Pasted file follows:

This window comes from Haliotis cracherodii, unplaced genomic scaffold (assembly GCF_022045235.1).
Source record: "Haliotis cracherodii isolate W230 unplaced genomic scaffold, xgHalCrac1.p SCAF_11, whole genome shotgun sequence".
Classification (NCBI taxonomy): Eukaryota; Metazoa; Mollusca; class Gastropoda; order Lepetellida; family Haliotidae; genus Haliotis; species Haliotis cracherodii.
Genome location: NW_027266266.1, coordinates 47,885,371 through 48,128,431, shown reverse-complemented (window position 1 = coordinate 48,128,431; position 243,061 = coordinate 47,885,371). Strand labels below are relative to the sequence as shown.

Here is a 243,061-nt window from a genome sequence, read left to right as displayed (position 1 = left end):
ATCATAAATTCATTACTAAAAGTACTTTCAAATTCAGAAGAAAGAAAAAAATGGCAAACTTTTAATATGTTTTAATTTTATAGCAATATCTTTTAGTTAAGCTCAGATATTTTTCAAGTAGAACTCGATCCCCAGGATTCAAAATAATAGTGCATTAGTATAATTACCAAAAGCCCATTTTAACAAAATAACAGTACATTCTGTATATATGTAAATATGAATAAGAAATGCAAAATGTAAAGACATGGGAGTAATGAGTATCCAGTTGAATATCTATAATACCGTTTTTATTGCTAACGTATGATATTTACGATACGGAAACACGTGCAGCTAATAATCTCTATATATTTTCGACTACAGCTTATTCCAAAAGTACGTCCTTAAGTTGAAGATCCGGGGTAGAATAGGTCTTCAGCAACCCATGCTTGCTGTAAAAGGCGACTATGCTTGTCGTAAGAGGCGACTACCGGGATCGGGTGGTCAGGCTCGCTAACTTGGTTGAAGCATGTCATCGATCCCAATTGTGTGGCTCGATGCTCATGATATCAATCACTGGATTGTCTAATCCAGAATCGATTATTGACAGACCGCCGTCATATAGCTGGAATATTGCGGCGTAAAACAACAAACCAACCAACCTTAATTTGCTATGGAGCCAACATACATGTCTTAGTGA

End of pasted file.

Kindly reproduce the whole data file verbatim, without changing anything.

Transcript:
This window comes from Haliotis cracherodii, unplaced genomic scaffold (assembly GCF_022045235.1).
Source record: "Haliotis cracherodii isolate W230 unplaced genomic scaffold, xgHalCrac1.p SCAF_11, whole genome shotgun sequence".
Classification (NCBI taxonomy): Eukaryota; Metazoa; Mollusca; class Gastropoda; order Lepetellida; family Haliotidae; genus Haliotis; species Haliotis cracherodii.
Genome location: NW_027266266.1, coordinates 47,885,371 through 48,128,431, shown reverse-complemented (window position 1 = coordinate 48,128,431; position 243,061 = coordinate 47,885,371). Strand labels below are relative to the sequence as shown.

Here is a 243,061-nt window from a genome sequence, read left to right as displayed (position 1 = left end):
ATCATAAATTCATTACTAAAAGTACTTTCAAATTCAGAAGAAAGAAAAAAATGGCAAACTTTTAATATGTTTTAATTTTATAGCAATATCTTTTAGTTAAGCTCAGATATTTTTCAAGTAGAACTCGATCCCCAGGATTCAAAATAATAGTGCATTAGTATAATTACCAAAAGCCCATTTTAACAAAATAACAGTACATTCTGTATATATGTAAATATGAATAAGAAATGCAAAATGTAAAGACATGGGAGTAATGAGTATCCAGTTGAATATCTATAATACCGTTTTTATTGCTAACGTATGATATTTACGATACGGAAACACGTGCAGCTAATAATCTCTATATATTTTCGACTACAGCTTATTCCAAAAGTACGTCCTTAAGTTGAAGATCCGGGGTAGAATAGGTCTTCAGCAACCCATGCTTGCTGTAAAAGGCGACTATGCTTGTCGTAAGAGGCGACTACCGGGATCGGGTGGTCAGGCTCGCTAACTTGGTTGAAGCATGTCATCGATCCCAATTGTGTGGCTCGATGCTCATGATATCAATCACTGGATTGTCTAATCCAGAATCGATTATTGACAGACCGCCGTCATATAGCTGGAATATTGCGGCGTAAAACAACAAACCAACCAACCTTAATTTGCTATGGAGCCAACATACATGTCTTAGTGA